The objective of the present investigation was to develop oral controlled release tablets for water soluble Lamivudine using a natural polymer such as guar gum. Guar gum is a non-ionic polysaccharide derived from the seeds of Cyamopsis tetragonolobus, family Leguminosae. It consists of linear chains of (1-4)-β-D-mannopyranosyl units with α-D-galactopyranosyl units attached by (1-6) linkages. In pharmaceuticals, guar gum is used in solid dosage forms as a binder and disintegrant 9-11. A few reports appear on the use of guar gum, as a hydrophilic matrix, for designing oral controlled release dosage forms 9, 12-13. The efficiency of the hydrophilic matrix in controlling the drug release, in addition to other factors, is dependent on the viscosity of the hydrophilic polymer(s) incorporated in the formulation 14-15. Hence, in the present study Matrix tablets containing six different proportions of various viscosity grades of guar gum were prepared by wet granulation method and subjected to in vitro drug release studies to find the utility of guar gum in providing controlled release.
MATERIALS AND METHODS: Lamivudine was obtained as a gift sample from (Strides Arcolab, Bangalore), Guar gum from S.D. Fine Chemicals, Mumbai. HPMC K100M from Dr Reddy’s Lab (Hyderabad, India), Micro Crystalline Cellulose and Magnesium stearate from Loba Chem (Mumbai, India). All other chemicals and ingredients were used for study are of analytical grade.
Preparation of Lamivudine Hydrochloride Matrix Tablets: Matrix tablets of Lamivudine Hydrochloride were prepared by wet granulation method. The composition of various formulations is given in Table 1. Lamivudine, Guar gum and Avicel (pH 10) were mixed in a poly-bag, and the mixture was passed through mesh (No.60). Granulation was done using a solution of PVP (K-30) in sufficient isopropyl alcohol. Then pass though mesh No. 16, and the wet granules were air dried for 2 hours.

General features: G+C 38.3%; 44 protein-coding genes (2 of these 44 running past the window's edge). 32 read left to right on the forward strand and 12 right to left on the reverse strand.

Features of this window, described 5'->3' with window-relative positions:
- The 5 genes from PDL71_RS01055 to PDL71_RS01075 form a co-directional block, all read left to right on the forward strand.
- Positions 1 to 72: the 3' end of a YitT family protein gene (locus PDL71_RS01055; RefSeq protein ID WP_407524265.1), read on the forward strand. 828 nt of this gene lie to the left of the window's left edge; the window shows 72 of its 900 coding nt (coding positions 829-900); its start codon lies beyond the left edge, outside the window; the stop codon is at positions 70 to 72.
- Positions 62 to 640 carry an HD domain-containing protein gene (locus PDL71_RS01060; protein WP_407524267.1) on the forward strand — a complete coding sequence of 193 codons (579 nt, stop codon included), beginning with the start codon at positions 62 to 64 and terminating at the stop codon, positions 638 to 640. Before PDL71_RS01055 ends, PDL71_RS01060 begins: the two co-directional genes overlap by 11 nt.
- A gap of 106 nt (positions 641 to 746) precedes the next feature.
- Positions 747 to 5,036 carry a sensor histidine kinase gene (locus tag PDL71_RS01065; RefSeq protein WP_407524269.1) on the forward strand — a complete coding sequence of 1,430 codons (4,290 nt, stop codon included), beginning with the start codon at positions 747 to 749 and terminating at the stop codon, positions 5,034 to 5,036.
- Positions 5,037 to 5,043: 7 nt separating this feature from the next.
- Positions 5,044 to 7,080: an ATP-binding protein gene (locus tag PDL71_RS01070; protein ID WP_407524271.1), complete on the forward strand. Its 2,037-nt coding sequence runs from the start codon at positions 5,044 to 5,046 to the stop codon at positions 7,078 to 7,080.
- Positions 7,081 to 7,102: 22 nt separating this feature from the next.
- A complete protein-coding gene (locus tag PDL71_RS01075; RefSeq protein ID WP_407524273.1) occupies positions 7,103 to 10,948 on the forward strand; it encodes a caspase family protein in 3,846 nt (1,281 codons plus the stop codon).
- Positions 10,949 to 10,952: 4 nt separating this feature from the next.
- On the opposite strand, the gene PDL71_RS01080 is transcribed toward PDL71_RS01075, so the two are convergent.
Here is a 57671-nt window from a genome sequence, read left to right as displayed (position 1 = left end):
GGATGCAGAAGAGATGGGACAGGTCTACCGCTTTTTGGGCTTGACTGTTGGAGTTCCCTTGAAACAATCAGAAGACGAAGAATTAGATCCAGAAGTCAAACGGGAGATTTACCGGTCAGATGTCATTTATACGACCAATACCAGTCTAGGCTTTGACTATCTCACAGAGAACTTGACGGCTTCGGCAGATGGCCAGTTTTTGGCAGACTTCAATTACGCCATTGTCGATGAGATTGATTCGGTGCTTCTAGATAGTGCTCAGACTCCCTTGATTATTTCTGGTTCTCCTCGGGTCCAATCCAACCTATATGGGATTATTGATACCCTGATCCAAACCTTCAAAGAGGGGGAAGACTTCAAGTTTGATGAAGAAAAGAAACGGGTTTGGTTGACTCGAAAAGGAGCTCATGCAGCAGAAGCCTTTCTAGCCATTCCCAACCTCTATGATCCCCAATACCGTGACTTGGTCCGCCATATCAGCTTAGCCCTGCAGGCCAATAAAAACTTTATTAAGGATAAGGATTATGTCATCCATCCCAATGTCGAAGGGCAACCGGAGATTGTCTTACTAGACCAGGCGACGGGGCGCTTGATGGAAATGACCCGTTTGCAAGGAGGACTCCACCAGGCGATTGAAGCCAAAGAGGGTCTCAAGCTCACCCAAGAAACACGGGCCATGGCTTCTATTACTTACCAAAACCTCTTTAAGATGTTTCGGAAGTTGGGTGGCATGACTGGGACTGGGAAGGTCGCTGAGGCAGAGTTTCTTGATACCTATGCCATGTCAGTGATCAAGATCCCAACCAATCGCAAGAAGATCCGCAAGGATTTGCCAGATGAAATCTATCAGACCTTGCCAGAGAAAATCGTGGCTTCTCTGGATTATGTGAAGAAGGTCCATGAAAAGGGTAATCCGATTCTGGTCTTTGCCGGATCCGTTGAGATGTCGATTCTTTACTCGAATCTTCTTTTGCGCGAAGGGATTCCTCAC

The prepared granules were then sized by mesh No. 22 and then mixed with Magnesium stearate and Talc. Tablets were compressed using Rotary tablet machine with 10 mm standard concave punch. Tablet weight was (400mg) kept constant as shown in Table 1. Six different formulas, having different concentrations of guar gum (10%, 15%, 20%, 25%, 30% and 40%), were developed and evaluate the various evaluator parameters with drug release and to study the effect of polymer concentration on drug release.
TABLE 1: COMPOSITION OF VARIOUS FORMULATIONS
Evaluation of Prepared Granules 16-18: The physical properties of granules were shown in Table 2.
- The angle of repose of prepared granules was determined by using fixed funnel method, which indicates the flow-ability of the granules.
Angle of Repose (θ) = Tan-1 (Height of pile/Radius of the base of the pile)
- Loose bulk density (LBD) and tapped bulk density (TBD)  were measured using the formula:
LBD= weight of the powder / volume of the packing
TBD= weight of the powder / tapped volume of the packing
- Compressibility index (CI) of the granules was determined by using the formula:
CI (%) = [(TBD-LBD/TBD)] ×100
Evaluation of Tablets: All prepared matrix tablets were evaluated for its uniformity of weight, hardness, friability and weight variation test, thickness according to official methods 19. Results are shown in Table 3.
Thickness: Thickness of tablets was determined by using screw gauze. The thickness of 10 tablets was determined randomly in mm.
Hardness: The hardness of tablets determined by using Monsanto hardness tester (MHT-20, Campbell Electronics, Mumbai, India. The tablet was held between affixed and moving jaw. Scale was adjusted to zero; load wad gradually increased until the tablet fractured. The value of the load at that point gave a measure of the hardness was expressed in Kg/cm2.
Friability: Friability was determined using Roche friabilator (FTA-20, Campbell Electronics). 20 tablets were weighed and placed in the friabilator and then operated at 25 RPM for 4 minutes. The tablets were then de-dusted and weighed. The % friability was calculated using this formula:
Friability = 100 X (1-W1/W2)
Where, W1: Initial weight before friabilator,
W2: Final weight after friabilator
Drug Content: Five tablets were powdered in a mortar. An accurately weighed quantity of powdered tablets (100 mg) was extracted with pH 6.8 buffer and the solution was filtered through 0.45 μ membranes. The absorbance was measured at 266 nm after suitable dilution.
Weight Variation Test: 20 tablets were weighed individually and average weight was calculated (type ER182A, Afcoset, Mumbai, India). The individual weighs were then compared with average weight. The tablet passes the test if not more than 2 tablets fall outside the % limit and none of tablet differs by more than double % limit.